Andrew was a fantastic runner in our VLM17 team and despite getting injured at 16 miles still pushed on to finish in an impressive 04:22:46. Here are Andrew’s lovely memories of the day and we thank Andrew and his family for keeping him motivated and all their support. We are also grateful that we were able to help his wife Laura who Andrew kindly says with the support of the Ectopic Pregnancy Trust she is now in a much more positive place.

I Arrived at the expo on the Saturday and started to feel the buzz for the event. All the runners were picking up their numbers ready for Sunday. Meeting up with family and friends who have come down to support you for the day and going for a lovely dinner gave me even more motivation for the day. That night I got a great nights sleep even though people told me I’d struggle to sleep. I got up nice and early on Sunday and got ready and feeling excited. There were so many runners making their way to Greenwich park for the start. All chatting to one another. Arriving at Greenwich park seeing the mass of runners gathering for the start it started to feel very real. Waiting for that 10am start seems a life time. When it finally started I was trying to work my way though the masses to get in my running stride. Then as soon as I crossed that start line the crowds were already cheering, calling my name, young kids wanting hi fives. I took in every mile as it came including seeing all the sites and the amazing entertainment making it an experience I’ll never forget. Running over tower bridge was my biggest highlight. At the half way point I saw my family which gave me more motivation to keep pushing. Then at mile 16 I got injured but that was not going to stop me from finishing. I pushed on and finished in 4 hours 22 minutes. A great time for my first time. Then to get awarded with an amazing medal at the end made it all worth it and for this amazing charity the Ectopic Pregnancy Trust.

Claire Spinks Shares her 2017 Marathon Experience

Huge thanks to Claire who was another of our brilliant runners in our 2017 marathon team. Here Claire shares her impressive marathon story fitting runs in and around a busy schedule and raising amazing awareness and funds for us along the way.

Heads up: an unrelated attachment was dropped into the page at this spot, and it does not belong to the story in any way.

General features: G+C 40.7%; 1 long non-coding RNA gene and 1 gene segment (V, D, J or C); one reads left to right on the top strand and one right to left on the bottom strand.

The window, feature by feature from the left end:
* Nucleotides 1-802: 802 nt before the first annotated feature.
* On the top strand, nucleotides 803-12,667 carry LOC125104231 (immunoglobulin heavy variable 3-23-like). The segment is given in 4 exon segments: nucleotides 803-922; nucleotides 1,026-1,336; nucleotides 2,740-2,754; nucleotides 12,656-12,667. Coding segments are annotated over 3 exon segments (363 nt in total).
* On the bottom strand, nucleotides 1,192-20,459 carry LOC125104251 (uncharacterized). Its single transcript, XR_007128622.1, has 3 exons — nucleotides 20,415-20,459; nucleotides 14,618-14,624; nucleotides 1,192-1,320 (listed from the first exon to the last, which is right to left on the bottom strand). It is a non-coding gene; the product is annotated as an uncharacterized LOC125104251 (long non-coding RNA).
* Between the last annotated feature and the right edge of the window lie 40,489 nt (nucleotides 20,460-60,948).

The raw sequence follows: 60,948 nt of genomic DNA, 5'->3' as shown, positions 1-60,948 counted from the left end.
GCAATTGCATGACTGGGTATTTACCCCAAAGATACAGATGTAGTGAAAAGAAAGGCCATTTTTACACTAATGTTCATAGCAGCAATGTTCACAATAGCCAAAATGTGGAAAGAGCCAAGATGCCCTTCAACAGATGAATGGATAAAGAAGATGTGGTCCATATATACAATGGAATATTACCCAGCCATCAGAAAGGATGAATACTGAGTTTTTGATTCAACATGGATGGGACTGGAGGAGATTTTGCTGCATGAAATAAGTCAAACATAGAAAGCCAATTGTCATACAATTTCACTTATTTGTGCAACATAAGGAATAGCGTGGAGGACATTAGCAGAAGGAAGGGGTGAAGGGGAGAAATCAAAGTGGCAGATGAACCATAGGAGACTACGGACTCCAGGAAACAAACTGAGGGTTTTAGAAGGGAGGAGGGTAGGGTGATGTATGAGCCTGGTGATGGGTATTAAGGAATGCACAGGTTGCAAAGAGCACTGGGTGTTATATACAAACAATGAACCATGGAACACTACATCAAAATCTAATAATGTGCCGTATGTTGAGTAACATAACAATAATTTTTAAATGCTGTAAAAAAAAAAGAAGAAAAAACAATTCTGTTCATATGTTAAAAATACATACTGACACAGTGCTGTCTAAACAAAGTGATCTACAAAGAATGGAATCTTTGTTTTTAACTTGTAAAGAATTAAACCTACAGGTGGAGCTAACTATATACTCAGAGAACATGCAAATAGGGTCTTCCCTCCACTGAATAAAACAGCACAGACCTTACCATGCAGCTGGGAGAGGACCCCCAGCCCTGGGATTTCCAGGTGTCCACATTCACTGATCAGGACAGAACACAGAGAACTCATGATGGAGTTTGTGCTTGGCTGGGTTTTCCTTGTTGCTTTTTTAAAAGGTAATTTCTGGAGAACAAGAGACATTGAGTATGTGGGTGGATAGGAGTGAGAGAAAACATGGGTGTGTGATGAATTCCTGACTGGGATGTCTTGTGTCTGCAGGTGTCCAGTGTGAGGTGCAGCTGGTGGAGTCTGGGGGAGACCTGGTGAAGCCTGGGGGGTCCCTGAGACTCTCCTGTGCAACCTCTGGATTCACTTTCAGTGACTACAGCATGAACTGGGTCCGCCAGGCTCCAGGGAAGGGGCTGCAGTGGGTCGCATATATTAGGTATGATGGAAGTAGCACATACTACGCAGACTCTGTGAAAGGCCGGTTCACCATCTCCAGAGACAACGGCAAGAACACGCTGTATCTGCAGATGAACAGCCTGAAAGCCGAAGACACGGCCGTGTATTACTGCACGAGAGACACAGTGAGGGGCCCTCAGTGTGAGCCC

As a busy working mum of 2, I was determined to complete the promise that I made to myself in my teens that I would run a marathon when I was 40. I didn’t think that I would get a place, having applied to run with a few charities but not made the cut. Then I found Crunch and saw that the EPT were looking for runners. This was perfect! My first pregnancy was an ectopic pregnancy and I had turned to the EPT website for help and support during my time of need. It was great to be able to support a charity close to my heart. I began training in January, following the program on the London marathon website. It was tough going. Fitting in runs after putting the kids to bed, running in the rain, snow, dark and hail. But I could see improvements and I began to feel proud and could, eventually, see it was possible. Fundraising started slowly, but closer to the event the money began to steadily come in. Sharing information about the EPT with sponsors allowed me to raise awareness of a smaller charity and inform people about ectopic pregnancies. As I am a teacher, I was able to tell most of my classes about it which was great. On the day, I started strongly, keeping up with the 4:45 pacers. After halfway, however, I slowed down but was able to keep going, beating my 5 hour target by a whole 41 seconds! My family and friends were amazing – seeing them in the crowds, kissing my kids on the final mile and then the emotions crossing that finish line will all ensure that it was a day that I will never forget! Thank you EPT for making it possible.